Crime watch warning
Barbados has to do what it takes to keep crime levels low or the problem will undermine the economy.
And as Robert Le Hunte prepares to leave the island after seven years as managing director and chief executive officer of Barbados National Bank (BNB), he said the island’s low crime level was among its most attractive features.
The Trinidadian, who returns to a top management position with BNB’s parent company, Republic Bank, said he was leaving the island with mixed feelings.
“Barbados has to do everything in its power to manage crime and keep the level low. It is one of the most attractive features of this country that I have called home for the past few years,” he told BARBADOS BUSINESS AUTHORITY in a recent interview.
Le Hunte, who is also outgoing president of the Barbados Bankers’ Association, said given Barbados’ dependence on tourism for foreign earnings it could not afford to have the engine of economic growth jeopardised by crime.
In a wide-ranging interview, Le Hunte said he was impressed by the country’s social cohesion and its ability to find concensus on national issues.
“One of the beauties of Barbados and what has impressed me most is the country’s social partnership.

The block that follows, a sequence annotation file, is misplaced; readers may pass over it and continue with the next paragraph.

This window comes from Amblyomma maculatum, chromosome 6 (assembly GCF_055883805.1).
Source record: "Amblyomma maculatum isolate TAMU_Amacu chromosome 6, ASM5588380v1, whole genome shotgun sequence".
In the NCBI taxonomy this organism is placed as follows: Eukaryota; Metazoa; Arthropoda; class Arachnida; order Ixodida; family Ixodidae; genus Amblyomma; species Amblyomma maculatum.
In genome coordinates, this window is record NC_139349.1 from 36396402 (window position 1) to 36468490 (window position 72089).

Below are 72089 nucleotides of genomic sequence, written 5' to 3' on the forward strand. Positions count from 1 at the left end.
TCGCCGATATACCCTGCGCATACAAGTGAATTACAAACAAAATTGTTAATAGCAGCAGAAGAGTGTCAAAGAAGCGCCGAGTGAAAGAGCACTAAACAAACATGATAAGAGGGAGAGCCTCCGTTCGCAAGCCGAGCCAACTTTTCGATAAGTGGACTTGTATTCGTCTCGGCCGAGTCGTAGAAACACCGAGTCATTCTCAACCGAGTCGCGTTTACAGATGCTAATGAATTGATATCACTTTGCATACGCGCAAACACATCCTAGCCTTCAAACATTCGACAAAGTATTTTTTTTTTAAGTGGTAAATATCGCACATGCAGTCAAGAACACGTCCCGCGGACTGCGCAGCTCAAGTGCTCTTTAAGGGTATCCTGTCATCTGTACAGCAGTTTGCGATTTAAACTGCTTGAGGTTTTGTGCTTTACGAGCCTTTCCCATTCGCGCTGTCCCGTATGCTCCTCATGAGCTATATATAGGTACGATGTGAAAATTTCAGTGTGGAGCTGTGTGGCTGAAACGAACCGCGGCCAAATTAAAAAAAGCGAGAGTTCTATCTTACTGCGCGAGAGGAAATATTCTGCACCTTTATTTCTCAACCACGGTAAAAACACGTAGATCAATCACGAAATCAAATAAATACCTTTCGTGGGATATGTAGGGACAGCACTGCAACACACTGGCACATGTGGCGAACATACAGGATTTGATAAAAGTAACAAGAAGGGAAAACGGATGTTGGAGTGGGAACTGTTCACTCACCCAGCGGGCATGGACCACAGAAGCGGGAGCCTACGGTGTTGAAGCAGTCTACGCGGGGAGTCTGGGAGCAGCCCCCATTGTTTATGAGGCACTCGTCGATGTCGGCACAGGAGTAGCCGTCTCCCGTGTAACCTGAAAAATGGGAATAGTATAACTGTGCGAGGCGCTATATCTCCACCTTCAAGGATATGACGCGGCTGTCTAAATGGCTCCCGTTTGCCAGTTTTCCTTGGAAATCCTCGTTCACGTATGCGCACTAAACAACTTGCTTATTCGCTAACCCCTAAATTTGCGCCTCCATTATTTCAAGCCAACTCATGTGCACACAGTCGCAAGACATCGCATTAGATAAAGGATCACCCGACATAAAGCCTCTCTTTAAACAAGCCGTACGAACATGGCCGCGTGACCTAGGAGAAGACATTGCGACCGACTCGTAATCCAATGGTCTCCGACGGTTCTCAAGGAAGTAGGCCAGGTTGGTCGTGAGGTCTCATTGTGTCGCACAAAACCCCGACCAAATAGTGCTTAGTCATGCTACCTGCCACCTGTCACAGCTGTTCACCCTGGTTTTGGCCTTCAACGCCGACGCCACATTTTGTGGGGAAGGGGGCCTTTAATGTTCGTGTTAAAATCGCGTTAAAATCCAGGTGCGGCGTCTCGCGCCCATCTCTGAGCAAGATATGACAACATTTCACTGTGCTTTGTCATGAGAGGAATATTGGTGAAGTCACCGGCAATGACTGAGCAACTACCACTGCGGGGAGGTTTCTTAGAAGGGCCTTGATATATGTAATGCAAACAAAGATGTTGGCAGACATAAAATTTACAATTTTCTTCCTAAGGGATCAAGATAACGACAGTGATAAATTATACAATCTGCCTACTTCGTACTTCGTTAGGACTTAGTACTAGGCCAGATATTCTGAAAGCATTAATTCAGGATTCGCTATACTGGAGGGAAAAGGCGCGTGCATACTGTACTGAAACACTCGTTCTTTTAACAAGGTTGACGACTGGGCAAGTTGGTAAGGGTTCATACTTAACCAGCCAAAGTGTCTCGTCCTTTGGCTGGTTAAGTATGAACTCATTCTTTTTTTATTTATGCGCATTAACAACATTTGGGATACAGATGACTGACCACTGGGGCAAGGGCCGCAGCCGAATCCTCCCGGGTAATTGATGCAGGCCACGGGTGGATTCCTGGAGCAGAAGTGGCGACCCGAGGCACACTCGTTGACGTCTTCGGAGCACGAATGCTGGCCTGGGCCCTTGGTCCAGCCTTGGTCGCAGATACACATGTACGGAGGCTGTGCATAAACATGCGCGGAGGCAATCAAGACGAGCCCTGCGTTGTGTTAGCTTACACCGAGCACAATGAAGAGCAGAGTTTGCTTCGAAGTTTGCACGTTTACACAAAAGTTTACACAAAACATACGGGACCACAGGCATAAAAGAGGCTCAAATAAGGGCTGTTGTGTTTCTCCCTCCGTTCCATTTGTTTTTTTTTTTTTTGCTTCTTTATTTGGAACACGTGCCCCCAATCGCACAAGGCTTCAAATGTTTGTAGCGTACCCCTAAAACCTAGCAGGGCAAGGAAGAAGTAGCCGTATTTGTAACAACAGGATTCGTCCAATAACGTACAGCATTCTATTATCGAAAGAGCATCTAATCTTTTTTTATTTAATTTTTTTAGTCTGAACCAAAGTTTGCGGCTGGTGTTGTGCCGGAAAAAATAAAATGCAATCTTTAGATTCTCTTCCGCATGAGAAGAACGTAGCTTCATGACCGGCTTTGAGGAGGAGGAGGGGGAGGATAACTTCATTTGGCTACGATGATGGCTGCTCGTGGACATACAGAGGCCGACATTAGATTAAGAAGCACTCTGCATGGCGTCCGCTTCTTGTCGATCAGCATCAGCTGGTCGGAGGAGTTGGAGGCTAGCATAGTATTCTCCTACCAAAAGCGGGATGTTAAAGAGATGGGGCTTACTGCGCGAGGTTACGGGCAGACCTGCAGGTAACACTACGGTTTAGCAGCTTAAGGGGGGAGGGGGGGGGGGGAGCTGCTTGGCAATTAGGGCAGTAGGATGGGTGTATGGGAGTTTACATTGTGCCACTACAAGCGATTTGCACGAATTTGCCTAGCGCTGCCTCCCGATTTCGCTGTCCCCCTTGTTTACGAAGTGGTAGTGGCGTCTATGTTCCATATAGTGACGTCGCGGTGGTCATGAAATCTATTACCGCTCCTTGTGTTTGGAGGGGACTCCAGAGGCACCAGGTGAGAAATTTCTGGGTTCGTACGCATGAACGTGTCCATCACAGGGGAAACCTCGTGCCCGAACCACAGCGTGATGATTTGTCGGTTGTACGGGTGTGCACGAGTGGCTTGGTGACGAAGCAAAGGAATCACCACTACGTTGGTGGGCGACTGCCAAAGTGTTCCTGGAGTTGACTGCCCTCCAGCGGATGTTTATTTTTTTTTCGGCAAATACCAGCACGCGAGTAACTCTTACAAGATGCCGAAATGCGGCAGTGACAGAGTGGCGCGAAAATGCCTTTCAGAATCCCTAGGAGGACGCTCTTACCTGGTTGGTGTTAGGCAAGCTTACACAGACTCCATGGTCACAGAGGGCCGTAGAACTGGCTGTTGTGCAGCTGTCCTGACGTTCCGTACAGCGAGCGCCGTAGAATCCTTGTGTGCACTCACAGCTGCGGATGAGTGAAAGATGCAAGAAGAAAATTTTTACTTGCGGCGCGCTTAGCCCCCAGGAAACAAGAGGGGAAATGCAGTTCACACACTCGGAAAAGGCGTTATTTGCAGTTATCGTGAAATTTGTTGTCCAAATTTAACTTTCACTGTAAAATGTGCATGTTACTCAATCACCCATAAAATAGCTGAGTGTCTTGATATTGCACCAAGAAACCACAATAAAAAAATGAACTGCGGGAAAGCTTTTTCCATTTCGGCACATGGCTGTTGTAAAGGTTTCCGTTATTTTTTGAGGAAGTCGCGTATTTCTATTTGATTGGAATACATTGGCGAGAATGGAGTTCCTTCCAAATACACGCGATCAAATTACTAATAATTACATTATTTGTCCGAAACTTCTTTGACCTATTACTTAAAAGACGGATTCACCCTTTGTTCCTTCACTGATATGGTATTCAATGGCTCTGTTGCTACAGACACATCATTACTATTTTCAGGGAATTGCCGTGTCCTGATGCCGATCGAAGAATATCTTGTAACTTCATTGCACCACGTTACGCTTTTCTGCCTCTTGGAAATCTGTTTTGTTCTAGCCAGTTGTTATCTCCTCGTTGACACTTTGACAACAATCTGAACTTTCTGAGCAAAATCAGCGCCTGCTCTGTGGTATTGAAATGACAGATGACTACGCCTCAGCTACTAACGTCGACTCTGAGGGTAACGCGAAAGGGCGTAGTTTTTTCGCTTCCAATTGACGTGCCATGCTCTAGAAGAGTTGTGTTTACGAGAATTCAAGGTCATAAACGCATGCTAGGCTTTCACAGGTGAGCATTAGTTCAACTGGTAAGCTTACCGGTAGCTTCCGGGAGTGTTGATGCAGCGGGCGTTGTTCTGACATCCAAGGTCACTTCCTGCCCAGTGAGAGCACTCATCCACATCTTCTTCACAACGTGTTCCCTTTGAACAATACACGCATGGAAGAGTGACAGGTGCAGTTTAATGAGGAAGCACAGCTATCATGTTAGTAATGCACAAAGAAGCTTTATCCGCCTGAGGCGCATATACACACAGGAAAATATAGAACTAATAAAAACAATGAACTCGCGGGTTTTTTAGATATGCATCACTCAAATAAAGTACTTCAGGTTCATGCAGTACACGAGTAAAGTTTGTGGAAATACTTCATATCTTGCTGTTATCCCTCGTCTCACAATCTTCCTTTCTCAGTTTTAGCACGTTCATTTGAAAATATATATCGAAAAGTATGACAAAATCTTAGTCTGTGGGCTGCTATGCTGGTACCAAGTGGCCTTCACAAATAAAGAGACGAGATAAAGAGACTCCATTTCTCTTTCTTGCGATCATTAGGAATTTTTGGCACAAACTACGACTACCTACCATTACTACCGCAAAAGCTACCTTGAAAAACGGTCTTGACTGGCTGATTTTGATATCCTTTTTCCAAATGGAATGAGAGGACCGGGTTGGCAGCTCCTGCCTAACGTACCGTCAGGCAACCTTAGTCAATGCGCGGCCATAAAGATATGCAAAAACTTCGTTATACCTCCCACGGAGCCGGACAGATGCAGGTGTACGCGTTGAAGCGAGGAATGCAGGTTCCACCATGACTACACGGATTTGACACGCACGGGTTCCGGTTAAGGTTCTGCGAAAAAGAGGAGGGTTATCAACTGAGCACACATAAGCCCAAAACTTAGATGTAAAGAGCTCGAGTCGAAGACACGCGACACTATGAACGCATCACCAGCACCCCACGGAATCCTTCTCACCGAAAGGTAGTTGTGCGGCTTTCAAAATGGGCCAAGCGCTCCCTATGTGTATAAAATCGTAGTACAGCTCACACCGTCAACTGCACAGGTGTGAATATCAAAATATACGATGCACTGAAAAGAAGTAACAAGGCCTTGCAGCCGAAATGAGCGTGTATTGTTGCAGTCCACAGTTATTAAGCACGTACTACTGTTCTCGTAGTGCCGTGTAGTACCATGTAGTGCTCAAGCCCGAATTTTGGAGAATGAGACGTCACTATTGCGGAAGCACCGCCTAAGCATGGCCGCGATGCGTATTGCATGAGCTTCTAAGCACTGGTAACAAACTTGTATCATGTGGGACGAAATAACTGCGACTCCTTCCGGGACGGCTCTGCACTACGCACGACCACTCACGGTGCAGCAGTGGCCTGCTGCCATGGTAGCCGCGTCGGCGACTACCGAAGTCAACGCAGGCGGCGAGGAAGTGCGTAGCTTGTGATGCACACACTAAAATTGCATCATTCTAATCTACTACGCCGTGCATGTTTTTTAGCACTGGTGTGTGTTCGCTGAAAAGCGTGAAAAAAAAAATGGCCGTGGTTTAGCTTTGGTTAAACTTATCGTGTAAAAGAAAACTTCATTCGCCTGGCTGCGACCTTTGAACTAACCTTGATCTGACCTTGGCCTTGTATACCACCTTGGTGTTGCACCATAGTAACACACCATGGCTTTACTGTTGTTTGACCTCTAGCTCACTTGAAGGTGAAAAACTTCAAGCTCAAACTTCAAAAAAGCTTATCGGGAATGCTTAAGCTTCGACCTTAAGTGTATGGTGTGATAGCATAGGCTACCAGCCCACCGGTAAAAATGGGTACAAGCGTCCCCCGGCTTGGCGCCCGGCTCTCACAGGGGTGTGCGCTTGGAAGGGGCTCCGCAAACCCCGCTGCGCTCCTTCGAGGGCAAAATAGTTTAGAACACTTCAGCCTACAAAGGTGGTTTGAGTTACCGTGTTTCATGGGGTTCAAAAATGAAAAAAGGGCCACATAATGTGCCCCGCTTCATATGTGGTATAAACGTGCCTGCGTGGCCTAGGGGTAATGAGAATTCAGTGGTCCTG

I have found it to be one factor that has driven this country’s success – the cohesiveness among the major players.
“And if it is one time that the social partnership needs to work it is now because if it doesn’t, then Barbados could end up on a slippery slope,” he argued.
“What has also impressed me about Barbados is the level of national pride, the level of focus.
“A number of times in the Caribbean what happens is that the politics drives the economics . . . but in Barbados there is an unspoken unified position among the political parties about what needs to be done for the betterment of the country.
“As a result, people play politics within the guidelines of what is best for Barbados economically,” he added. (GE)